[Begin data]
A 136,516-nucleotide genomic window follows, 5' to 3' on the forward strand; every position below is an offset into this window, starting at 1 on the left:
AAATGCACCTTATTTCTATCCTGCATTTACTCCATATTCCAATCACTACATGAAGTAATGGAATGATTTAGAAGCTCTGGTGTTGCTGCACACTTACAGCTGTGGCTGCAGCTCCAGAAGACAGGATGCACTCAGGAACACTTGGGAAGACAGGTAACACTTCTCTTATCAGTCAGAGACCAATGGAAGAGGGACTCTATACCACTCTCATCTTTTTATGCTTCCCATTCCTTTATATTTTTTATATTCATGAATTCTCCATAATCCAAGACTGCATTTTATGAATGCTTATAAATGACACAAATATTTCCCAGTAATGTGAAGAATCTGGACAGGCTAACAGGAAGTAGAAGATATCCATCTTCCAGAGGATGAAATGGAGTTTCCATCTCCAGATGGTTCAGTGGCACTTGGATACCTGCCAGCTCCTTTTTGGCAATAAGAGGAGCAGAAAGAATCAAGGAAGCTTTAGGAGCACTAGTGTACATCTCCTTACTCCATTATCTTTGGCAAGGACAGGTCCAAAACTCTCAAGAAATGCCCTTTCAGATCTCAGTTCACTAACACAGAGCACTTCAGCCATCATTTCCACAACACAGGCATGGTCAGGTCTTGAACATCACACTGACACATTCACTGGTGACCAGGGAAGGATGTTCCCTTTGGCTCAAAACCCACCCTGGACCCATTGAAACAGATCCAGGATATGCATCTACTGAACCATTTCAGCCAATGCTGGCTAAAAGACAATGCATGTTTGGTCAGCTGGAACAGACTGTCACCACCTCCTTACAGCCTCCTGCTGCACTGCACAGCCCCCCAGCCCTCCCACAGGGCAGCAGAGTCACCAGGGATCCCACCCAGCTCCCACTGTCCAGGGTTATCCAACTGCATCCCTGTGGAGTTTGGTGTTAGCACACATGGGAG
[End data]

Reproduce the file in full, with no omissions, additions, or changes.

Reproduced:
A 136,516-nucleotide genomic window follows, 5' to 3' on the forward strand; every position below is an offset into this window, starting at 1 on the left:
AAATGCACCTTATTTCTATCCTGCATTTACTCCATATTCCAATCACTACATGAAGTAATGGAATGATTTAGAAGCTCTGGTGTTGCTGCACACTTACAGCTGTGGCTGCAGCTCCAGAAGACAGGATGCACTCAGGAACACTTGGGAAGACAGGTAACACTTCTCTTATCAGTCAGAGACCAATGGAAGAGGGACTCTATACCACTCTCATCTTTTTATGCTTCCCATTCCTTTATATTTTTTATATTCATGAATTCTCCATAATCCAAGACTGCATTTTATGAATGCTTATAAATGACACAAATATTTCCCAGTAATGTGAAGAATCTGGACAGGCTAACAGGAAGTAGAAGATATCCATCTTCCAGAGGATGAAATGGAGTTTCCATCTCCAGATGGTTCAGTGGCACTTGGATACCTGCCAGCTCCTTTTTGGCAATAAGAGGAGCAGAAAGAATCAAGGAAGCTTTAGGAGCACTAGTGTACATCTCCTTACTCCATTATCTTTGGCAAGGACAGGTCCAAAACTCTCAAGAAATGCCCTTTCAGATCTCAGTTCACTAACACAGAGCACTTCAGCCATCATTTCCACAACACAGGCATGGTCAGGTCTTGAACATCACACTGACACATTCACTGGTGACCAGGGAAGGATGTTCCCTTTGGCTCAAAACCCACCCTGGACCCATTGAAACAGATCCAGGATATGCATCTACTGAACCATTTCAGCCAATGCTGGCTAAAAGACAATGCATGTTTGGTCAGCTGGAACAGACTGTCACCACCTCCTTACAGCCTCCTGCTGCACTGCACAGCCCCCCAGCCCTCCCACAGGGCAGCAGAGTCACCAGGGATCCCACCCAGCTCCCACTGTCCAGGGTTATCCAACTGCATCCCTGTGGAGTTTGGTGTTAGCACACATGGGAG